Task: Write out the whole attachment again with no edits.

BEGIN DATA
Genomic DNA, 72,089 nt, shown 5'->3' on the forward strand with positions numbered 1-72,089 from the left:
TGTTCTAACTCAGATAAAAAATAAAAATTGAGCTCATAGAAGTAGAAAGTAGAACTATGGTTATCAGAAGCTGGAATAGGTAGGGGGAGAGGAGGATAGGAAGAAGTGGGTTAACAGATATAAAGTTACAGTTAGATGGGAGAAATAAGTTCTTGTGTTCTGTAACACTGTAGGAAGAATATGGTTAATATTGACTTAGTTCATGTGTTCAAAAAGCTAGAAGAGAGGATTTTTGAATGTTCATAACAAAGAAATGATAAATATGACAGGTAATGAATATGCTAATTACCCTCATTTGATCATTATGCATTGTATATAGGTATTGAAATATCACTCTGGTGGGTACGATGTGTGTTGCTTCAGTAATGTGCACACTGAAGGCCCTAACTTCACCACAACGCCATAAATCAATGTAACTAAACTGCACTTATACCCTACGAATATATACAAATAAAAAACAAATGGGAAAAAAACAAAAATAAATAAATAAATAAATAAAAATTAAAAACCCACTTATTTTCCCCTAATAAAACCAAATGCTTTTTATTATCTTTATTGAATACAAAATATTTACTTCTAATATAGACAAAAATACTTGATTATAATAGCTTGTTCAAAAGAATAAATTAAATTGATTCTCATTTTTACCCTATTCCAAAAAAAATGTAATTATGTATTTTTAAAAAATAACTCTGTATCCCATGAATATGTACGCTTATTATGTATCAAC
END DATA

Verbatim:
Genomic DNA, 72,089 nt, shown 5'->3' on the forward strand with positions numbered 1-72,089 from the left:
TGTTCTAACTCAGATAAAAAATAAAAATTGAGCTCATAGAAGTAGAAAGTAGAACTATGGTTATCAGAAGCTGGAATAGGTAGGGGGAGAGGAGGATAGGAAGAAGTGGGTTAACAGATATAAAGTTACAGTTAGATGGGAGAAATAAGTTCTTGTGTTCTGTAACACTGTAGGAAGAATATGGTTAATATTGACTTAGTTCATGTGTTCAAAAAGCTAGAAGAGAGGATTTTTGAATGTTCATAACAAAGAAATGATAAATATGACAGGTAATGAATATGCTAATTACCCTCATTTGATCATTATGCATTGTATATAGGTATTGAAATATCACTCTGGTGGGTACGATGTGTGTTGCTTCAGTAATGTGCACACTGAAGGCCCTAACTTCACCACAACGCCATAAATCAATGTAACTAAACTGCACTTATACCCTACGAATATATACAAATAAAAAACAAATGGGAAAAAAACAAAAATAAATAAATAAATAAATAAAAATTAAAAACCCACTTATTTTCCCCTAATAAAACCAAATGCTTTTTATTATCTTTATTGAATACAAAATATTTACTTCTAATATAGACAAAAATACTTGATTATAATAGCTTGTTCAAAAGAATAAATTAAATTGATTCTCATTTTTACCCTATTCCAAAAAAAATGTAATTATGTATTTTTAAAAAATAACTCTGTATCCCATGAATATGTACGCTTATTATGTATCAAC